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including The Conductor, a special section of the Spectrum printed 4 times a year

Murray awarded NSF earthquake design project

By Lynn Nystrom

Spectrum Volume 19 Issue 15 - December 12, 1996

When the Northridge earthquake occurred more than two years ago in California, the construction industry was left in a state of surprise. More than 100 steel-framed buildings, designed to withstand the great tremors, suffered failed connections.

"The failure was unexpected, and it surprised the engineering profession," said Tom Murray, Virginia Tech professor of civil engineering and a leading authority on structural design.

After the Northridge earthquake, the National Science Foundation decided to sponsor a one-year project to study the causes of the failures and to establish alternate-connection designs.

The project was awarded to Murray, the Betts professor of civil engineering, and the topic became the subject of a doctoral dissertation for Ronald Meng, a 22-year veteran of the Marine Corps and a former helicopter pilot.

The welding process was determined to be the main cause for the failures. The steel-framed buildings that failed during the Northridge earthquake had been welded on the construction site, Murray said. The structures expert thought that better quality control could be achieved if the welding of the bonds between the plates and the beams took place in a more controlled environment.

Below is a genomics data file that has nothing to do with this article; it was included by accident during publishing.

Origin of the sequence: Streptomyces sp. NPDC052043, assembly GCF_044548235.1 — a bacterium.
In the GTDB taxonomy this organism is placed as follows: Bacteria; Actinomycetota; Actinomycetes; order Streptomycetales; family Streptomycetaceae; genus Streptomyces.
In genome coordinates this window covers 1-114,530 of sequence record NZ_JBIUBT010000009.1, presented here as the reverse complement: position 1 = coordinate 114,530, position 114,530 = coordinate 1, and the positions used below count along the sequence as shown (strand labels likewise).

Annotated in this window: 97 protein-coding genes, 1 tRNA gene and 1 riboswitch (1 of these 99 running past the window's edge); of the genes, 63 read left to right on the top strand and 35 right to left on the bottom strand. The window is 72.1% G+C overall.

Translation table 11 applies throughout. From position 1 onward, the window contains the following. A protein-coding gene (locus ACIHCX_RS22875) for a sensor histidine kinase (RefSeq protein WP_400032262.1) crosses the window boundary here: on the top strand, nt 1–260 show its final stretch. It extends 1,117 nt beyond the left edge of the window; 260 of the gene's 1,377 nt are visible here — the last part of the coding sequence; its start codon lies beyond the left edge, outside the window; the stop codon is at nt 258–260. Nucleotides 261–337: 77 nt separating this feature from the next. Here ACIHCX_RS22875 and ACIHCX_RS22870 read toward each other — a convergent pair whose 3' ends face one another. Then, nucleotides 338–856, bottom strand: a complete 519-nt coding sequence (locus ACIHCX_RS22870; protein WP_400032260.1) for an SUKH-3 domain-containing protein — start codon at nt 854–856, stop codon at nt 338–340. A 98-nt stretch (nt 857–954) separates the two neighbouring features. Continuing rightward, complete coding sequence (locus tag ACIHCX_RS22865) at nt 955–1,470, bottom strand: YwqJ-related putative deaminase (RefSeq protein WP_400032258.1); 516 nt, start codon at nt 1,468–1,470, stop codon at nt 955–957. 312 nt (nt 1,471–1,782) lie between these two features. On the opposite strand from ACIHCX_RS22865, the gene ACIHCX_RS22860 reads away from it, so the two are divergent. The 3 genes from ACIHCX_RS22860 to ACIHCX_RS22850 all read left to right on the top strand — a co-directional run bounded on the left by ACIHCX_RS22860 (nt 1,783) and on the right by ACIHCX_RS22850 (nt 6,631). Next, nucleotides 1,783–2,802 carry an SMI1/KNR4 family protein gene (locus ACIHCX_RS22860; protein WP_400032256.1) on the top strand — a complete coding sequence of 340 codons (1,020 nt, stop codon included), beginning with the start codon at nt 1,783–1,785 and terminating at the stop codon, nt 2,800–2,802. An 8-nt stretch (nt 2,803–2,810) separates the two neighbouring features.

Murray's plan was to use the expansive Virginia Tech Structures and Materials Laboratory, one of the largest facilities of its kind in the country, to conduct their research.

Since the lab is designed for full-scale testing of structural components and systems, it allowed the real-size testing needed to verify their new design procedure. By successfully welding the end-plate connections to the beam inside the lab, "we proved we could achieve much greater quality control," Murray said.

Another consideration Murray and Meng investigated was the expense of welding the connections to the beams in a shop as opposed to in the field. Previously, cost had been the primary deterrent to this change in procedure. But Murray and Meng were able to illustrate how to modify specific construction equipment to make the process more reasonably priced.

Murray and Meng were assisted with this project by Hirschfield Steel of Lynchburg. The company fabricated the beams and plates used by the Virginia Tech researchers. Test specimens were also furnished by Nucor-Yamoto Steel Company and Star Building Systems. Lincoln Arc Welding contributed fabrication material and Butler Research provided auxiliary test data. The American Institute of Steel Construction provided assistance with technical matters.

"The results of this research will allow designers to have their first alternate method of connection from the one that failed during the Northridge earthquake," Murray said.